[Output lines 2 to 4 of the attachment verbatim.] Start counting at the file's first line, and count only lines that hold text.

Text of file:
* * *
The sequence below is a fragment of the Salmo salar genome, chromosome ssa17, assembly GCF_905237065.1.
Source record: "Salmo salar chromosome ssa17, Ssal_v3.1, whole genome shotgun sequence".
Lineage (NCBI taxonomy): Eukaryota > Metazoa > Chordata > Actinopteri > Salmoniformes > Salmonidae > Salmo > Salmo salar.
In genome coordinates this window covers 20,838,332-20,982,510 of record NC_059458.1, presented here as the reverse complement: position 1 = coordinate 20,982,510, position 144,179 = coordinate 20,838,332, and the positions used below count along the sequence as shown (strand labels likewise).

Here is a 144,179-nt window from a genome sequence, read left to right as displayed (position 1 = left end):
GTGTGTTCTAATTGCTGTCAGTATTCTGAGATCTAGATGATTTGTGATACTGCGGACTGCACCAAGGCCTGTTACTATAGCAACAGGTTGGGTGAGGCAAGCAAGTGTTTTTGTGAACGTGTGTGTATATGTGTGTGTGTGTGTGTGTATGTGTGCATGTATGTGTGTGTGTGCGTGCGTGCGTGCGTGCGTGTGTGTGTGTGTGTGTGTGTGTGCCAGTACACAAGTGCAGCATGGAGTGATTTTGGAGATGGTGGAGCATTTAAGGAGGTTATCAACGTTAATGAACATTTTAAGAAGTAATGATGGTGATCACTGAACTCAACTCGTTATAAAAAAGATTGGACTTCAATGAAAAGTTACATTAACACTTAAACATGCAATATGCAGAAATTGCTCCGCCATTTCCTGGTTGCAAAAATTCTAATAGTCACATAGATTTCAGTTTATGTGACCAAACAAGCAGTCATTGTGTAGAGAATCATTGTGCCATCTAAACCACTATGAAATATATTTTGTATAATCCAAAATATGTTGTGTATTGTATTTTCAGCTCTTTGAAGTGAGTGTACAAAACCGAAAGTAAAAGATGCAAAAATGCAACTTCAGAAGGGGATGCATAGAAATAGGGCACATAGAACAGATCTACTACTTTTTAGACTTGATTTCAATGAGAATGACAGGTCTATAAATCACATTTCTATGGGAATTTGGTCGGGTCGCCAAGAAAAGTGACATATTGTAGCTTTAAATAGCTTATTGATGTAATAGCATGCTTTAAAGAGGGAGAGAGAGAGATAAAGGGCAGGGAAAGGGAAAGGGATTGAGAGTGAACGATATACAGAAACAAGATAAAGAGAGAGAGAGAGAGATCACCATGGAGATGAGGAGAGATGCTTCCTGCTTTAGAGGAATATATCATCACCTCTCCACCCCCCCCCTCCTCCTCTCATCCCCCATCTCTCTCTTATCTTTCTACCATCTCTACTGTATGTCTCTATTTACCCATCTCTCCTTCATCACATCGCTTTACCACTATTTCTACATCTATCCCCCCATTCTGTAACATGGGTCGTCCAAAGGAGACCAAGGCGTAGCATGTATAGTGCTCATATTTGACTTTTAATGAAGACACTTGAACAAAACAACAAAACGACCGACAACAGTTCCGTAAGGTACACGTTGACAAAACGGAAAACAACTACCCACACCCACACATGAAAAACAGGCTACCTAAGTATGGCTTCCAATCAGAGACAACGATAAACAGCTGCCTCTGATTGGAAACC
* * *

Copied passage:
Source record: "Salmo salar chromosome ssa17, Ssal_v3.1, whole genome shotgun sequence".
Lineage (NCBI taxonomy): Eukaryota > Metazoa > Chordata > Actinopteri > Salmoniformes > Salmonidae > Salmo > Salmo salar.
In genome coordinates this window covers 20,838,332-20,982,510 of record NC_059458.1, presented here as the reverse complement: position 1 = coordinate 20,982,510, position 144,179 = coordinate 20,838,332, and the positions used below count along the sequence as shown (strand labels likewise).